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Regional Roundup 

Oregon headlines, found this week in Cascades Reader

New charitable pharmacy ensures diabetes
patients get their insulin

With over 30 years in the pharmacy industry, Julie Dewsnup wanted to do more to help people living with diabetes.

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After opening a diabetes education care center and nonprofit pharmacy nine months ago, Dewsnup wanted to continue to make it easier for patients to receive their medication — which is why on Monday, Diabetes Community Care Team on Bailey Hill in Eugene will open a charitable pharmacy to help all community members with diabetes.

"We discovered that insurance doesn't always meet all the needs; there's still that big gap," said Dewsnup, Diabetes Community Care Team executive director. "We just started looking, and I wasn't that aware of charitable pharmacies and how they could operate. It was kind of like a nice little surprise moment of, 'Oh, OK, we could do this.'"

In 2015, the Oregon Diabetes Report said that 9.4 percent of Oregonians had been diagnosed with diabetes; although when undiagnosed cases are considered that number rises to an estimated 12 percent. – Aliya Hall, for The Register-Guard

Oregon Takes 1st Step Toward Campaign Finance Limits

Oregon legislators took the first step Wednesday toward asking voters to amend the state constitution to allow donation limits on political campaigns.

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The Senate Campaign Finance Committee approved a measure for the May 2020 primary ballot. It would undo state Supreme Court rulings that have struck down previous limits as an infringement of free-speech rights.

Oregon voters in 2006 didn't approve a measure that sought to narrow those free-speech protections and place caps on campaign money.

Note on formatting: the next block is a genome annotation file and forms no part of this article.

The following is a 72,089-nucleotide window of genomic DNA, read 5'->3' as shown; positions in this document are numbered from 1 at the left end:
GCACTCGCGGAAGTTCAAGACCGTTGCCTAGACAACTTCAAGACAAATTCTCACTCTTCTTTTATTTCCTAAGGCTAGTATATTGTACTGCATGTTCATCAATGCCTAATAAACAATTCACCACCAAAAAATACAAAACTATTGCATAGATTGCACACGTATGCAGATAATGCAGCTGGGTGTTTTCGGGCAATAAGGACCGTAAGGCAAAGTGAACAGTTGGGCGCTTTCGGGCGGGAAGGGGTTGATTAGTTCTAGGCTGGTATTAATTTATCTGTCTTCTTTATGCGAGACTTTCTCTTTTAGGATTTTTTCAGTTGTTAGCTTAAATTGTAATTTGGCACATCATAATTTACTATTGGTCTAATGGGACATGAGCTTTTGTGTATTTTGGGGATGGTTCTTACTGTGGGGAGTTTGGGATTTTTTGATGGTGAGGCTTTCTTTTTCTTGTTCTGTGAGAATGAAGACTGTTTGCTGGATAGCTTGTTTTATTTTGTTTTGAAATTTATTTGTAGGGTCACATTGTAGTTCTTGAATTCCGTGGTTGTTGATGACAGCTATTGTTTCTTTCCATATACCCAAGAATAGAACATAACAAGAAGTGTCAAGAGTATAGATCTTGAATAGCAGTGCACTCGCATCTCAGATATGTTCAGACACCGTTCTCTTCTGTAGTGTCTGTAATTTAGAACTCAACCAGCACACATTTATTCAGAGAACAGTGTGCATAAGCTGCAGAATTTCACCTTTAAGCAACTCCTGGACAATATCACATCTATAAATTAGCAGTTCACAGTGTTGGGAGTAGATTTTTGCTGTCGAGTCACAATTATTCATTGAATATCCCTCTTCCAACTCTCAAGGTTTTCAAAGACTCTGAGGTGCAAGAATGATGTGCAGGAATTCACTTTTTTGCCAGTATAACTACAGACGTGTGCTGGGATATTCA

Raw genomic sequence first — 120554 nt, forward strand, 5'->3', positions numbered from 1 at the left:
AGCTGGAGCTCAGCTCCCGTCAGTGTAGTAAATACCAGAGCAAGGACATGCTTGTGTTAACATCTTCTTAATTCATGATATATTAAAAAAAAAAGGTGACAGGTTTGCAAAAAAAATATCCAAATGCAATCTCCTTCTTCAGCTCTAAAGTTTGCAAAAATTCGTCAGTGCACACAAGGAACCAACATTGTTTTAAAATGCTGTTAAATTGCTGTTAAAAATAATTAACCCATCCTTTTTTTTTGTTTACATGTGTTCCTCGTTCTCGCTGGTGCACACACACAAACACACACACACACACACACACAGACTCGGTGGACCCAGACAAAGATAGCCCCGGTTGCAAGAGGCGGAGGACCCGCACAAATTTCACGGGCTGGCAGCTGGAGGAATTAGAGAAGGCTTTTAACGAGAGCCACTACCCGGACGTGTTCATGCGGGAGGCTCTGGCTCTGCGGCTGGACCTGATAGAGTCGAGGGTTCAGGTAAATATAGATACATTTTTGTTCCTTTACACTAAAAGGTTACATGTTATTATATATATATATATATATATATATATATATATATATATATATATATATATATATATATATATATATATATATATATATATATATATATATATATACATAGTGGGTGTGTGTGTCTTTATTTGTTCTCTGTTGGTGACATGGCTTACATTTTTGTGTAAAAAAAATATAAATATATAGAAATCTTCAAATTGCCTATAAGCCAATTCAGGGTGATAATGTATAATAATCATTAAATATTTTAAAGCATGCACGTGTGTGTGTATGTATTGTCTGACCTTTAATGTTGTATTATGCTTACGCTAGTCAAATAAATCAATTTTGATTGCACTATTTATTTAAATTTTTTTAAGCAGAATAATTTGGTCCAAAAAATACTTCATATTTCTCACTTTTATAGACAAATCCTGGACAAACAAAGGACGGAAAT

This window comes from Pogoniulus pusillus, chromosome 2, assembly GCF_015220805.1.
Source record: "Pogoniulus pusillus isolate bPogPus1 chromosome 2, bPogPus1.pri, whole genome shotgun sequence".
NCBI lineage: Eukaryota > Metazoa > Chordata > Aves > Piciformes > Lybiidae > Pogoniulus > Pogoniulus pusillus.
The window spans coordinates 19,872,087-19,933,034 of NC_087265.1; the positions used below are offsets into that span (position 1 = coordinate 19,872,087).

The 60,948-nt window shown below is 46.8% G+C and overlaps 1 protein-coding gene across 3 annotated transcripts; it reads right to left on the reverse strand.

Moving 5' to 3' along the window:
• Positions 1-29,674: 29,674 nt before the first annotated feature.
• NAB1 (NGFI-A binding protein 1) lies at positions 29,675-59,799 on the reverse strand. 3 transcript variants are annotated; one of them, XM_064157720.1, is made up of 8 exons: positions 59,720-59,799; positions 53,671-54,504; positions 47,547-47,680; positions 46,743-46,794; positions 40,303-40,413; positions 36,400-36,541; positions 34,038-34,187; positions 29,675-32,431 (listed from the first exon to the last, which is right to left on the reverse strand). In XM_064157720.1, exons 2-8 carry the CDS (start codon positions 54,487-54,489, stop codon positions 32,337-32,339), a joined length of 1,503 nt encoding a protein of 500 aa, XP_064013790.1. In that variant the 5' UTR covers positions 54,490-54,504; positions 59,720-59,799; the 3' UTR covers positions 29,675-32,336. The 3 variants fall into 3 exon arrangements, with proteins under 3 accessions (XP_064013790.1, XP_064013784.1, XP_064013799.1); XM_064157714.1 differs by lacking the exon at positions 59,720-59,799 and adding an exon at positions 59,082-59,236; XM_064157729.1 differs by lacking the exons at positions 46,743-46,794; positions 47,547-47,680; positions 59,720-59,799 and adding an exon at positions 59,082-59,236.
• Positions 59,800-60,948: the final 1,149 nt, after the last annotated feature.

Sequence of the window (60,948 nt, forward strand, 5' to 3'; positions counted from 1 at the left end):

Gov. Kate Brown helped spark the new drive to revamp the state's campaign finance laws after she won re-election last year in the most expensive governor's race in Oregon history. Brown called Oregon the "wild, wild west" of campaign-finance law after she and rival Republican Knute Buehler together spent about $35 million. Jeff Mapes, OPB

Oregon Herbicide Ban Slowed by
Chemical Company Appeal

A conifer tree-killing herbicide would have been banned from Oregon roadsides this month, but the rule has been delayed by a request from chemical giant, Bayer AG.

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Perhaps best known for aspirin, Bayer also makes agricultural products like Perspective, an herbicide once commonly used to control weeds and reduce fire risk along highways. The active ingredient, ACP, is behind killing about 2,100 ponderosa pines in Deschutes National Forest near Sisters, Oregon.

The product label says not to apply it near "desirable" roots— a warning that came after a wave of tree deaths were linked to ACP in 2011. But as one product made by DuPont was pulled off the market, Bayer launched a different brand. 

That's the stuff state contractors working for the Oregon Department of Transportation sprayed outside of Sisters until 2015. Emily Cureton, OPB

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